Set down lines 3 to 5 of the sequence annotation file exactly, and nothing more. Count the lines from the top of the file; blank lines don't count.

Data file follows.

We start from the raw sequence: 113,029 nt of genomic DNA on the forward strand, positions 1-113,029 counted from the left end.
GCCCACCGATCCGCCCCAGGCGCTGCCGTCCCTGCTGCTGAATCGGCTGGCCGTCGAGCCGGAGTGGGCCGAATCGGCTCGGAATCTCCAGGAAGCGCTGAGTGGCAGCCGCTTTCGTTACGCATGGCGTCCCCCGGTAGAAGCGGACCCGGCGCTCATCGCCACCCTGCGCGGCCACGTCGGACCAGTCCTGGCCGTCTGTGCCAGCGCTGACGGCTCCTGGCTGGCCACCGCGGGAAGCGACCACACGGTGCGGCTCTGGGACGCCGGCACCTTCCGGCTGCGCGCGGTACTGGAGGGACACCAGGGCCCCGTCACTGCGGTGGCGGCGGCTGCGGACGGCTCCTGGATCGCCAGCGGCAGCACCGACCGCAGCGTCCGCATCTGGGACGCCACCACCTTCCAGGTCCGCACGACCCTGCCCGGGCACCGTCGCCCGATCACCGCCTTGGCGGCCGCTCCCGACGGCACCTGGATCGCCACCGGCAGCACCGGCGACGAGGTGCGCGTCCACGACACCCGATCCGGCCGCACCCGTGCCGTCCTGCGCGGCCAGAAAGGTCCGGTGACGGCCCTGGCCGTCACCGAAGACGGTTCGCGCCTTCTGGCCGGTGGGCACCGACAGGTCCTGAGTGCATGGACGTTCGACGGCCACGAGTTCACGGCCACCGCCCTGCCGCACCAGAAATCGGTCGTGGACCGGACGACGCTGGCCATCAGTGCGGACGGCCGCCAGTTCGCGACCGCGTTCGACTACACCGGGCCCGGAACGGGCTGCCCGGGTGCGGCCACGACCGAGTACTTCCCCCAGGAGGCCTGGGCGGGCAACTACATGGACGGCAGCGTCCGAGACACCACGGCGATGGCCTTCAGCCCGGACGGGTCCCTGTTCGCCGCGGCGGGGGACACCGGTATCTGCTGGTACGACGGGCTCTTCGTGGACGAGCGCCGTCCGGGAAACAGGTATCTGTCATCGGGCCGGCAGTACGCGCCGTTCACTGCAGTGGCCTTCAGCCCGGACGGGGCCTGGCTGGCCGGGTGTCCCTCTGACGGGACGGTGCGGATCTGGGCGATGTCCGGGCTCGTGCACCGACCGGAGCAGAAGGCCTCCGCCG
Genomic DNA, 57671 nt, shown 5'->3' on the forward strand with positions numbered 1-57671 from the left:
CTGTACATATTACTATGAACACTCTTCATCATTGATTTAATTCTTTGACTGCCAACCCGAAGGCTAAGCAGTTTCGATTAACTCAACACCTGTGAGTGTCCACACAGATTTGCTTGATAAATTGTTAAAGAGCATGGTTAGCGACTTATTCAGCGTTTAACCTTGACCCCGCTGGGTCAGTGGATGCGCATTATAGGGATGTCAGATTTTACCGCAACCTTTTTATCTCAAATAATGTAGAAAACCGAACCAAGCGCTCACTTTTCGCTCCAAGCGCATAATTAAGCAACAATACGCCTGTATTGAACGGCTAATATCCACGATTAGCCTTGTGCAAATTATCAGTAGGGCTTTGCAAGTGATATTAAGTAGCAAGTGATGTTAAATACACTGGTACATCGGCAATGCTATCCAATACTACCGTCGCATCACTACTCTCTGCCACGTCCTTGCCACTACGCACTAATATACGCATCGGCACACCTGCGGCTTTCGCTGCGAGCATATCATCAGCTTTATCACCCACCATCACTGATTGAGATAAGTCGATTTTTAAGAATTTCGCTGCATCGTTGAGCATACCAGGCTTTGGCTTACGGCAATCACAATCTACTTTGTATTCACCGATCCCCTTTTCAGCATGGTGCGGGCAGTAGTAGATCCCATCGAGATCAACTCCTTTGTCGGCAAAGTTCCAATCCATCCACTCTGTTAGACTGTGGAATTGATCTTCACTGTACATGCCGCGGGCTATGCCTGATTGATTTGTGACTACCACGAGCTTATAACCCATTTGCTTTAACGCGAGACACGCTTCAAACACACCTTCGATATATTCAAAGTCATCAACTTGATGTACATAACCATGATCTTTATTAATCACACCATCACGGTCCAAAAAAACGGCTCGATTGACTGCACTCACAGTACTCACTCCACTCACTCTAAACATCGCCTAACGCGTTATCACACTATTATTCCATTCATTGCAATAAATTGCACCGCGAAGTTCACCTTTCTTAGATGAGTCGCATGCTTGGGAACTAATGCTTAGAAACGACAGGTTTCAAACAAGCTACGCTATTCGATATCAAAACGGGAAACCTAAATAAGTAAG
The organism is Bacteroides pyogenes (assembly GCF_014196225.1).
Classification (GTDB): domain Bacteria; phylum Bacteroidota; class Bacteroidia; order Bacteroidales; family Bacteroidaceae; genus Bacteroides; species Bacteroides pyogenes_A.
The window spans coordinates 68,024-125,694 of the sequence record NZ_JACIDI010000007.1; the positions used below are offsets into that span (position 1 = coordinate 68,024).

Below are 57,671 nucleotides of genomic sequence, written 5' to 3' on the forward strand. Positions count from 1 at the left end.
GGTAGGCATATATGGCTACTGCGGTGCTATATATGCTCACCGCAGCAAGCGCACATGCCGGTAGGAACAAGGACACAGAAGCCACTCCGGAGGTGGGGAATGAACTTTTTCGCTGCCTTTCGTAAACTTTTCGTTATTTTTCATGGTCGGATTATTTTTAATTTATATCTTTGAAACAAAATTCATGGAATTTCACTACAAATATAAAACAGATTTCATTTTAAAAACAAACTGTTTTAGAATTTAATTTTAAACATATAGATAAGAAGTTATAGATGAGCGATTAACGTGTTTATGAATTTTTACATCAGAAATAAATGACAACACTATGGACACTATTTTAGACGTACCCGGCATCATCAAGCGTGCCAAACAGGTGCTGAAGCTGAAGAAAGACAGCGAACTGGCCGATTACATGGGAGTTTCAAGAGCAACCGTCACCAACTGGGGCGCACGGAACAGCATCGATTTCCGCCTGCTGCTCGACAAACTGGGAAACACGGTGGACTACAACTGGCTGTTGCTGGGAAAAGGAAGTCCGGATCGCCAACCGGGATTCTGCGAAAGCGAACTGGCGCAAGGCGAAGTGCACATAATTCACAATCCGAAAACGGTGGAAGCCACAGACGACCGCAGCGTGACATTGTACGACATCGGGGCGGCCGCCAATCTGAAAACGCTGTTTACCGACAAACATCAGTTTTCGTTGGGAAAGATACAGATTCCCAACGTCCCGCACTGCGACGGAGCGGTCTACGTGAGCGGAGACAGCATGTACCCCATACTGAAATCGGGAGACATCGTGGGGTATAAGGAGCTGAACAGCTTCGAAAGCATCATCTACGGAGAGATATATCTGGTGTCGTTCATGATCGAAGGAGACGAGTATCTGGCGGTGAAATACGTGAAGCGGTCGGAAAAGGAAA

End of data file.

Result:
Genomic DNA, 57671 nt, shown 5'->3' on the forward strand with positions numbered 1-57671 from the left:
CTGTACATATTACTATGAACACTCTTCATCATTGATTTAATTCTTTGACTGCCAACCCGAAGGCTAAGCAGTTTCGATTAACTCAACACCTGTGAGTGTCCACACAGATTTGCTTGATAAATTGTTAAAGAGCATGGTTAGCGACTTATTCAGCGTTTAACCTTGACCCCGCTGGGTCAGTGGATGCGCATTATAGGGATGTCAGATTTTACCGCAACCTTTTTATCTCAAATAATGTAGAAAACCGAACCAAGCGCTCACTTTTCGCTCCAAGCGCATAATTAAGCAACAATACGCCTGTATTGAACGGCTAATATCCACGATTAGCCTTGTGCAAATTATCAGTAGGGCTTTGCAAGTGATATTAAGTAGCAAGTGATGTTAAATACACTGGTACATCGGCAATGCTATCCAATACTACCGTCGCATCACTACTCTCTGCCACGTCCTTGCCACTACGCACTAATATACGCATCGGCACACCTGCGGCTTTCGCTGCGAGCATATCATCAGCTTTATCACCCACCATCACTGATTGAGATAAGTCGATTTTTAAGAATTTCGCTGCATCGTTGAGCATACCAGGCTTTGGCTTACGGCAATCACAATCTACTTTGTATTCACCGATCCCCTTTTCAGCATGGTGCGGGCAGTAGTAGATCCCATCGAGATCAACTCCTTTGTCGGCAAAGTTCCAATCCATCCACTCTGTTAGACTGTGGAATTGATCTTCACTGTACATGCCGCGGGCTATGCCTGATTGATTTGTGACTACCACGAGCTTATAACCCATTTGCTTTAACGCGAGACACGCTTCAAACACACCTTCGATATATTCAAAGTCATCAACTTGATGTACATAACCATGATCTTTATTAATCACACCATCACGGTCCAAAAAAACGGCTCGATTGACTGCACTCACAGTACTCACTCCACTCACTCTAAACATCGCCTAACGCGTTATCACACTATTATTCCATTCATTGCAATAAATTGCACCGCGAAGTTCACCTTTCTTAGATGAGTCGCATGCTTGGGAACTAATGCTTAGAAACGACAGGTTTCAAACAAGCTACGCTATTCGATATCAAAACGGGAAACCTAAATAAGTAAG
The organism is Bacteroides pyogenes (assembly GCF_014196225.1).